A few weeks later, Trump decided not to run in 2012. But on his ever more popular Twitter account, he continued to stoke birtherism throughout the election and Obama’s second term …
… and right into the 2016 race, when, of course, he did run for president.
“He was still winking and nodding at the issue on television as late as December 2015,” Jonathan Capehart noted in The Washington Post.
“He has said he’s an unapologetic birther,” Flake told the Arizona Daily Star in June 2016. “I think he knows a lot of Republicans believe it and he’s willing to pander to them.”
But the senator issued a caveat: “I don’t know if he thinks these things.”
Flake was by then halfway through his first term as a U.S. senator — in a state Trump would win comfortably in a few months.
In a short essay that summer, Flake lumped birtherism in with another black mark on Trump’s campaign: his crowds’ habit of chanting “Lock her up” — a threat to jail Democratic candidate Hillary Clinton.
“Republicans are not going to defeat Hillary Clinton in November by insisting that she belongs in prison any more than we defeated Barack Obama by pretending that he was born in Kenya,” Flake wrote on Medium.
“These jokes and bromides may play well in rare venues and limited circles, but they cheapen the very real arguments that need to be made to the broader public against a Hillary Clinton presidency.”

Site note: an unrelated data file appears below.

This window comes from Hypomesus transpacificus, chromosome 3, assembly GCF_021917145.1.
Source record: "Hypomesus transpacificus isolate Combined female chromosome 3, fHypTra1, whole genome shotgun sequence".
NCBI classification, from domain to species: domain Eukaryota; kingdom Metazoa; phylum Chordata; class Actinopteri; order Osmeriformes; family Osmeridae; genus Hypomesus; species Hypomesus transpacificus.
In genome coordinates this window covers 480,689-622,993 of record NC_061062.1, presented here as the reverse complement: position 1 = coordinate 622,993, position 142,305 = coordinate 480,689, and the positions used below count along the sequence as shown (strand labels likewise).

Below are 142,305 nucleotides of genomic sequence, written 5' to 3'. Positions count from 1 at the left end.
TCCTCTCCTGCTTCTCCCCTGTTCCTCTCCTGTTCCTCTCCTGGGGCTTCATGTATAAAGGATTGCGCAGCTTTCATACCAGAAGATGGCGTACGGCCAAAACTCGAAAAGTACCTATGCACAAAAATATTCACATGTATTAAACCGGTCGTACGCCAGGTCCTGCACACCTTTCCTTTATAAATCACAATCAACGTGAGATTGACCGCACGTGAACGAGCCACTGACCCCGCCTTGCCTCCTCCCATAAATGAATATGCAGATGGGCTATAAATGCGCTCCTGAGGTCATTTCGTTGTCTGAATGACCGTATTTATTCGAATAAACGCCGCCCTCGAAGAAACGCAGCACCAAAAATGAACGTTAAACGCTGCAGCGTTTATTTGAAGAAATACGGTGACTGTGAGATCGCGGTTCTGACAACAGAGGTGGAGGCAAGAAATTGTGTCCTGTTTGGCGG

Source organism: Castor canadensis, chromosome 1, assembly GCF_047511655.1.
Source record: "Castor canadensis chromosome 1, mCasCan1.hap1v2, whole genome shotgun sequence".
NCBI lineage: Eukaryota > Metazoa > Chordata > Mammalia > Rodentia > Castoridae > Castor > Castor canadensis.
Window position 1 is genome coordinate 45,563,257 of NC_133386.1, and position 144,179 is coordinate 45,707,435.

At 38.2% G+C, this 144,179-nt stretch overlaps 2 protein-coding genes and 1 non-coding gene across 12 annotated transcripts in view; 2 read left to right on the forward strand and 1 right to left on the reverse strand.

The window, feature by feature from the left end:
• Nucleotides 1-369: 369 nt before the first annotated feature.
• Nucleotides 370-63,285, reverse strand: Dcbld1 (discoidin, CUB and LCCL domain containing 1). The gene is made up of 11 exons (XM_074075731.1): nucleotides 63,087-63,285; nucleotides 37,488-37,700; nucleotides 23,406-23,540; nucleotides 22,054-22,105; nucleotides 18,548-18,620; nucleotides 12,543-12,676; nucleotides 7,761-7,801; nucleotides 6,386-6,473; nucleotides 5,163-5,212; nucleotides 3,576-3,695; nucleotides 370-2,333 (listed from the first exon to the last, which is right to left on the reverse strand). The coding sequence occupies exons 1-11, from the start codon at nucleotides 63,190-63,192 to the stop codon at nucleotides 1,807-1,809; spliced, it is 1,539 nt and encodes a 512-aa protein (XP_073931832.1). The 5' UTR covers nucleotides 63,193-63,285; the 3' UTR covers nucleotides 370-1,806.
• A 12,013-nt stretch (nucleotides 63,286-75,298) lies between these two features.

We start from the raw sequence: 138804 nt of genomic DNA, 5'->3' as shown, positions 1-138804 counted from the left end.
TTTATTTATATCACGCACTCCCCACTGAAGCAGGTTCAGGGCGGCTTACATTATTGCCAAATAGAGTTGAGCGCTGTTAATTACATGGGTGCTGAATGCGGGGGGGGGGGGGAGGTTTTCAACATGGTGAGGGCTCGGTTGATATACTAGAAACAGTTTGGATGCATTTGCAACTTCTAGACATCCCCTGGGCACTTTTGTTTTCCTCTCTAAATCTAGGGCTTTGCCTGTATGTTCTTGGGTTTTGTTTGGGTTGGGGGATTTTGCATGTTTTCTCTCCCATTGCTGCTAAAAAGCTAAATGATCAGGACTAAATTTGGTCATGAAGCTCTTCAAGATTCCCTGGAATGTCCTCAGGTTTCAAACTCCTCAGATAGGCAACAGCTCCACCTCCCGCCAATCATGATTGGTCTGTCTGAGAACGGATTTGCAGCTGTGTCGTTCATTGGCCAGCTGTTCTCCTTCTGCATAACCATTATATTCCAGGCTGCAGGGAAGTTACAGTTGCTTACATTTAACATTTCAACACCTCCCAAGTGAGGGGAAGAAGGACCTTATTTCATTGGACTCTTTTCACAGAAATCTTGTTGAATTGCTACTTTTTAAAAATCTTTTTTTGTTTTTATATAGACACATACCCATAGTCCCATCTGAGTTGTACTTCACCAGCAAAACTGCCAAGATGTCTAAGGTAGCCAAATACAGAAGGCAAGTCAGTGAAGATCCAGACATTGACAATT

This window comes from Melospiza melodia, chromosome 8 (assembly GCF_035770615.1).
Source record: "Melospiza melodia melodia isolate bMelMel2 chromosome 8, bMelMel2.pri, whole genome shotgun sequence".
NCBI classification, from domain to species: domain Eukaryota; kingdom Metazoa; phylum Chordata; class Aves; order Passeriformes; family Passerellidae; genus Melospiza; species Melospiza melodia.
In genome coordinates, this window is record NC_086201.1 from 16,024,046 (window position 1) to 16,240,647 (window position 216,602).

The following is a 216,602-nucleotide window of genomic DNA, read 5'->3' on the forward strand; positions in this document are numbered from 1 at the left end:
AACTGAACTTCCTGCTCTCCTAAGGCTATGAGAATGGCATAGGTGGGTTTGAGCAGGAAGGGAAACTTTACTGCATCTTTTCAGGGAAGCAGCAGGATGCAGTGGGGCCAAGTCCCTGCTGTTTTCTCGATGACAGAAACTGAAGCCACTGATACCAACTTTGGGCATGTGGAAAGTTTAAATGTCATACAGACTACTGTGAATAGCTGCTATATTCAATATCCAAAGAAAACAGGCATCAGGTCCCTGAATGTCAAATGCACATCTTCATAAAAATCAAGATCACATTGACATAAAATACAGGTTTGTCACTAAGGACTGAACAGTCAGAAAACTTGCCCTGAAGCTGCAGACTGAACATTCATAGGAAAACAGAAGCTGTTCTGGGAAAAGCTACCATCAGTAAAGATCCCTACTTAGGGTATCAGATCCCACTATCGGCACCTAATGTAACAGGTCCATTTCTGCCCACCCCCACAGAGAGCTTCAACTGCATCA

He kept up his attacks on Trump that summer, although birtherism was hardly at the top of the list of alleged sins.
“I’m the other senator from Arizona — the one who didn’t get captured,” he told the candidate when they met in July, according to a report in The Post.
Flake was referring Sen. John McCain (R-Ariz.) — and to Trump’s earlier disparagement of the Vietnam War veteran’s service.
“I want to talk to you about statements like that,” he told his party’s presumptive presidential nominee.
Flake offered his support if Trump would change his tone, but Trump never did.
On the contrary, Trump added to his repertoire of polemics by attacking Flake as weak.